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A blog wherein a literary agent will sometimes discuss his business, sometimes discuss the movies he sees, the tennis he watches, or the world around him. In which he will often wish he could say more, but will be obliged by business necessity and basic politeness and simple civility to hold his tongue. Rankings are done on a scale of one to five Slithy Toads, where a 0 is a complete waste of time, a 2 is a completely innocuous way to spend your time, and a 4 is intended as a geas compelling you to make the time.

Sunday, August 3, 2014

Hugh Howey Is Right!

So, yes, the big publishers really do treat their authors shittily sometimes.

This example can be considered an extension of my post in March called The Royalty Jar, where I discussed reserves against returns as part of a series of posts on royalty statements.

As I mentioned in that post, we (a) try to review our royalty statements very carefully, including any itemization of the reserve against returns on the royalty statements (b) have contract language that puts some sort of limit on how much money a publisher can hold back in its reserve against returns.

Late last week, I was reviewing a royalty statement from a British publisher.

The contract language we negotiated for this deal says that the publisher can, at its discretion, take a reserve on paperback editions each semi-annual period of up to 25% of the author's royalty earnings for this edition.  Simple, right!  The language even suggests that the publisher could use its discretion to take a smaller reserve.  Not that I'd ever expect it, but it's a nice thought.

So for the second half of 2013, the paperback edition of this book earned £1200, 25% of that would be £300, and the reserve against returns on the royalty statement is -- £500 !!

Here's how the publisher accomplished this trick of turning 25% of £1200 into £500.

The previous royalty period was the first for this particular edition.  The book earned £3200, and of course, the publisher in that instance did the same math as any of the rest of us and took a £800 reserve.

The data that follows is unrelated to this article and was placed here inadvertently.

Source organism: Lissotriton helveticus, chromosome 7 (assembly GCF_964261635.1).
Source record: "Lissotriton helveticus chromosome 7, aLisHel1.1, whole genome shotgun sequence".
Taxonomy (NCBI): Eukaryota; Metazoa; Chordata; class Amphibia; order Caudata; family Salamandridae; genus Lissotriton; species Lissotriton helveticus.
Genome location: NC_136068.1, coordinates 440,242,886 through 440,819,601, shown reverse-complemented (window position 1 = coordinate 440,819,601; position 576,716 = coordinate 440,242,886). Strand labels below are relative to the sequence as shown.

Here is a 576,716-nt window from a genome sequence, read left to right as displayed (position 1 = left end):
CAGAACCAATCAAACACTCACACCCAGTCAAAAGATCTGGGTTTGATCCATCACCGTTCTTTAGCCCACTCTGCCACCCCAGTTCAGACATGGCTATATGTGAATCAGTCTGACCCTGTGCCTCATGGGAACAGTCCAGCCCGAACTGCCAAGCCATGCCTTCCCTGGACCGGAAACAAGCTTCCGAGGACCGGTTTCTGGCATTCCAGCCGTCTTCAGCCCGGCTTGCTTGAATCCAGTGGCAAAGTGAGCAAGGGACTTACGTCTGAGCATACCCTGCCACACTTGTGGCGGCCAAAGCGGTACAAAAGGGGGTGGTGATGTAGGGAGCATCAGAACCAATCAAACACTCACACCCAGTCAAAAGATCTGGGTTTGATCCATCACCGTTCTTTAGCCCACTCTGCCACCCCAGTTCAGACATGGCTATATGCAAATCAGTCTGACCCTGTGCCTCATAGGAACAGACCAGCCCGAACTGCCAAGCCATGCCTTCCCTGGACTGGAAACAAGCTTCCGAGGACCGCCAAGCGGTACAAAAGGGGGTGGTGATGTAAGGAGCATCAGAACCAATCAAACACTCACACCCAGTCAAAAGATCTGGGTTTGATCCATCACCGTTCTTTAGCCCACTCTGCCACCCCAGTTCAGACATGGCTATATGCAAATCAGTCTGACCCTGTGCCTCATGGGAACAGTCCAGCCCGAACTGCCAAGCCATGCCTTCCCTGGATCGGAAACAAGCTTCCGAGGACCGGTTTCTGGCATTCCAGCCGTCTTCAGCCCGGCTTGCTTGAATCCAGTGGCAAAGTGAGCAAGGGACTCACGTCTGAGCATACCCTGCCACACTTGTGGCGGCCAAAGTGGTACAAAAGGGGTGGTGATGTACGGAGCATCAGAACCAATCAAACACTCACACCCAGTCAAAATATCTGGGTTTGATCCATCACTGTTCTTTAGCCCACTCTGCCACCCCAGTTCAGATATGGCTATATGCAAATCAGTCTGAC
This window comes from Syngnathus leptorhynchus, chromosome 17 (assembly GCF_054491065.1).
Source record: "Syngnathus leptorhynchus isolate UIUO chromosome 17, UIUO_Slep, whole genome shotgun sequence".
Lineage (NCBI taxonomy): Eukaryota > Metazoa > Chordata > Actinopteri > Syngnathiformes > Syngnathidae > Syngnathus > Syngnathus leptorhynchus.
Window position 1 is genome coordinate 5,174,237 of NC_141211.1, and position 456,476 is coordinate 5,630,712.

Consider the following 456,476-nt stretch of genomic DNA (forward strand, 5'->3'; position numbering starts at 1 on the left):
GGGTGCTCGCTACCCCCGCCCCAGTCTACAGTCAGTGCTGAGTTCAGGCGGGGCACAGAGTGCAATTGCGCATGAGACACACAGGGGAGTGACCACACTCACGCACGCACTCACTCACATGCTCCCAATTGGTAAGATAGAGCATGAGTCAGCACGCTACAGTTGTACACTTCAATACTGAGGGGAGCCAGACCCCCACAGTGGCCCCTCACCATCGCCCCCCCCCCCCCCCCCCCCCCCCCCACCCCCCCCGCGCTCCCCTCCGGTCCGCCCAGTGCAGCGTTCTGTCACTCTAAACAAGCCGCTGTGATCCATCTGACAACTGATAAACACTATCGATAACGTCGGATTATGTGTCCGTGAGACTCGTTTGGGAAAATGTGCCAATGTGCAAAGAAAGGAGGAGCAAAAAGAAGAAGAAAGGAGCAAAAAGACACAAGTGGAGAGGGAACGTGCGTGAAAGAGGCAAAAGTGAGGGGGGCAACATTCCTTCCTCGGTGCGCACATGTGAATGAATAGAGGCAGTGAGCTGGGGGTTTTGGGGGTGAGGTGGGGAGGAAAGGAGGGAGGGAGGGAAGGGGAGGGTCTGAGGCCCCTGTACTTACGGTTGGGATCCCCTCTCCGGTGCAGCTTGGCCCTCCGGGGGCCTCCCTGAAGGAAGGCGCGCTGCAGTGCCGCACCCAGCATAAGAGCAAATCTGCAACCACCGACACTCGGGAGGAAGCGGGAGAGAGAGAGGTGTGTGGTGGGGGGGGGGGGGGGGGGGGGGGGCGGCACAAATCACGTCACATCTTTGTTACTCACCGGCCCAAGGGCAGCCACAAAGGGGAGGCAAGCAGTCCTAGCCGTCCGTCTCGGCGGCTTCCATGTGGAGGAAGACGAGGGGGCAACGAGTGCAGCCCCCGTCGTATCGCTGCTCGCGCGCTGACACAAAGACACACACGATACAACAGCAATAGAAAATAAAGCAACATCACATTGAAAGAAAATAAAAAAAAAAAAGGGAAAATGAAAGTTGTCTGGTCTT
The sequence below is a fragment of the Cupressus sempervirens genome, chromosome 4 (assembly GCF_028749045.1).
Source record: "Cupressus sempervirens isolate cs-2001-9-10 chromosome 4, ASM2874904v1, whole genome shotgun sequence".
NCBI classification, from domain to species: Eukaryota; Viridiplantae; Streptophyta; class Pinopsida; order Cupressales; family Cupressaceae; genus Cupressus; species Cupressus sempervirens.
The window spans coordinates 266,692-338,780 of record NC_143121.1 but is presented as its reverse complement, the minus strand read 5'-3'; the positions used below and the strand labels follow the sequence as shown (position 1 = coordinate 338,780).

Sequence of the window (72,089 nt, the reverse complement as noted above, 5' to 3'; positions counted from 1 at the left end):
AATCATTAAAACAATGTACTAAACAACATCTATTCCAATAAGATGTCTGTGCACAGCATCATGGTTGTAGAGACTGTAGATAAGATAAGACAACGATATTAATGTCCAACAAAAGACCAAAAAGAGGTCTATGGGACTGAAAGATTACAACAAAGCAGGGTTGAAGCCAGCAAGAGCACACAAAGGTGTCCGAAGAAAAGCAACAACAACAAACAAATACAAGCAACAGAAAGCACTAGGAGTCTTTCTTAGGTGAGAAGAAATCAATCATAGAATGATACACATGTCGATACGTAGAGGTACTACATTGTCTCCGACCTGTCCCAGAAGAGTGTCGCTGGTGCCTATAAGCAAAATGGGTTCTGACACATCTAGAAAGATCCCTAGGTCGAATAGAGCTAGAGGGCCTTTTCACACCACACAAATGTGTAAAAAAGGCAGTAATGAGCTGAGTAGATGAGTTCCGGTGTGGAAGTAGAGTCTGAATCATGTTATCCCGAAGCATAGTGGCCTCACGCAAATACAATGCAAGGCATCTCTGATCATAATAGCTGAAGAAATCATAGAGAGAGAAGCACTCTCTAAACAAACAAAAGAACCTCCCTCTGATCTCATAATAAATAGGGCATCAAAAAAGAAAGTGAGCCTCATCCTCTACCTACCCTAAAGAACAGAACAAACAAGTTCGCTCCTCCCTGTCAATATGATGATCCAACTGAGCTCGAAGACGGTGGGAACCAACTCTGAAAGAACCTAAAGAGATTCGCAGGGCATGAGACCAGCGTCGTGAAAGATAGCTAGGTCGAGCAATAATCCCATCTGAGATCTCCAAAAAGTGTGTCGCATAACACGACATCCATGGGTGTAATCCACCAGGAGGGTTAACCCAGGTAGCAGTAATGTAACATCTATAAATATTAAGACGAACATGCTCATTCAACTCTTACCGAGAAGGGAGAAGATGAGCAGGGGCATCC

This period, the publisher decided to add in the refund of the prior period reserve to the actual royalty earnings for this period.  Or, to put it another way, even though the author earned £3200 last time and £3200 was used as the basis for calculating the reserve against returns last time, 25% of that £3200 is now being "earned" again.  So what is supposed to be, contractually, a 25% reserve has now become a 41.67% reserve.

The publisher's gift to itself is a gift that keeps on giving.  Because...

The publisher has now taken an extra £200 reserve that it shouldn't, and it will refund that money to the author, and the author will "earn" that money a third time, and the publisher will take an extra £50 on the next reserve against returns.

The publisher still has the correct £300 reserve which it will refund next time, so that money will be "earned" a second time, and that will increase the reserve against returns by £75.

And the time after that, there will now be:
£50 the author will "earn" a fourth time, £12.50 of which will be "earned" a fifth time.
£75 the author will "earn" a third time, £18.75 of which will be "earned" a fourth time
and the correctly held 25% reserve for the first half of 2014, which will be incorrectly "earned" a second time.

Ultimately, when you carry out the math, the £3200 that the author earned on this paperback in the first half of 2013 will become a total "earning" of £4266 when determining the reserve against returns.

Bit by bit, drip by drip, the publisher will forever keep taking more than the 25% reserve against returns which they agreed to take in the contract.

Publishers do sometimes overpay authors, and they can lose millions of dollars on this book and thousands of dollars on that book, because they overpaid.  Then again, those choices are always the publisher's.  There's nothing right or fair about playing games like this with the reserve against returns for one author in order to compensate for bad decisions you might have made for some other author.

Especially when the shift to e-book sales over print sales means the whole rationale for having any reserve against returns is considerably reduced.  There is almost always money coming in from the e-book to make up for any overpayment of royalties due to returns of the print edition.

Now we shall present the publisher with this information...

1 comment:

Unknown said...

I love these posts but find them a combination of educating and horrifying. Reason number 527 for having a good, knowledgeable agent.